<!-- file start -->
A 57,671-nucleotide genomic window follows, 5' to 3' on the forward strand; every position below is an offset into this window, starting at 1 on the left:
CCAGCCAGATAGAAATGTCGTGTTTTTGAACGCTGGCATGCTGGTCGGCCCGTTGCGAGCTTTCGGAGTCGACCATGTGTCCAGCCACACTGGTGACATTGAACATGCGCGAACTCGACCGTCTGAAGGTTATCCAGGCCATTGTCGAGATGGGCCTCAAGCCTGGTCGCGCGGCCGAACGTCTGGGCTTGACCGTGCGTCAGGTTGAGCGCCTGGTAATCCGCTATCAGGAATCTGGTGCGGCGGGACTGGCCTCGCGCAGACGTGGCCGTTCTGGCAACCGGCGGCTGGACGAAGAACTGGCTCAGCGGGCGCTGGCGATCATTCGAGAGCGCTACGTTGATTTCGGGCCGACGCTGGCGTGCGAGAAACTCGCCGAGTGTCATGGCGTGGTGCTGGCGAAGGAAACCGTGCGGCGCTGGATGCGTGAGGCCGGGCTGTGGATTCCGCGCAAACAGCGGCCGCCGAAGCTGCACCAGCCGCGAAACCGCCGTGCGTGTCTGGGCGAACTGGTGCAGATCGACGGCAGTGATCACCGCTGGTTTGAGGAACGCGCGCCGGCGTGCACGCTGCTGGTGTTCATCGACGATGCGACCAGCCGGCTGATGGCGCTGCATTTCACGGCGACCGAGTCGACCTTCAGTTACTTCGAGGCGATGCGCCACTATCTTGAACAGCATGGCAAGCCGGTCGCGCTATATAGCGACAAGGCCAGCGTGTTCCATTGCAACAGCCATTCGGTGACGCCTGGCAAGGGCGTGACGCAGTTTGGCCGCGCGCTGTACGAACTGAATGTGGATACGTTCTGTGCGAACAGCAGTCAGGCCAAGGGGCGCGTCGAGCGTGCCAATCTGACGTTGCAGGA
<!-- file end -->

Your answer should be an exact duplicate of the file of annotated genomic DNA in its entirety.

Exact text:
A 57,671-nucleotide genomic window follows, 5' to 3' on the forward strand; every position below is an offset into this window, starting at 1 on the left:
CCAGCCAGATAGAAATGTCGTGTTTTTGAACGCTGGCATGCTGGTCGGCCCGTTGCGAGCTTTCGGAGTCGACCATGTGTCCAGCCACACTGGTGACATTGAACATGCGCGAACTCGACCGTCTGAAGGTTATCCAGGCCATTGTCGAGATGGGCCTCAAGCCTGGTCGCGCGGCCGAACGTCTGGGCTTGACCGTGCGTCAGGTTGAGCGCCTGGTAATCCGCTATCAGGAATCTGGTGCGGCGGGACTGGCCTCGCGCAGACGTGGCCGTTCTGGCAACCGGCGGCTGGACGAAGAACTGGCTCAGCGGGCGCTGGCGATCATTCGAGAGCGCTACGTTGATTTCGGGCCGACGCTGGCGTGCGAGAAACTCGCCGAGTGTCATGGCGTGGTGCTGGCGAAGGAAACCGTGCGGCGCTGGATGCGTGAGGCCGGGCTGTGGATTCCGCGCAAACAGCGGCCGCCGAAGCTGCACCAGCCGCGAAACCGCCGTGCGTGTCTGGGCGAACTGGTGCAGATCGACGGCAGTGATCACCGCTGGTTTGAGGAACGCGCGCCGGCGTGCACGCTGCTGGTGTTCATCGACGATGCGACCAGCCGGCTGATGGCGCTGCATTTCACGGCGACCGAGTCGACCTTCAGTTACTTCGAGGCGATGCGCCACTATCTTGAACAGCATGGCAAGCCGGTCGCGCTATATAGCGACAAGGCCAGCGTGTTCCATTGCAACAGCCATTCGGTGACGCCTGGCAAGGGCGTGACGCAGTTTGGCCGCGCGCTGTACGAACTGAATGTGGATACGTTCTGTGCGAACAGCAGTCAGGCCAAGGGGCGCGTCGAGCGTGCCAATCTGACGTTGCAGGA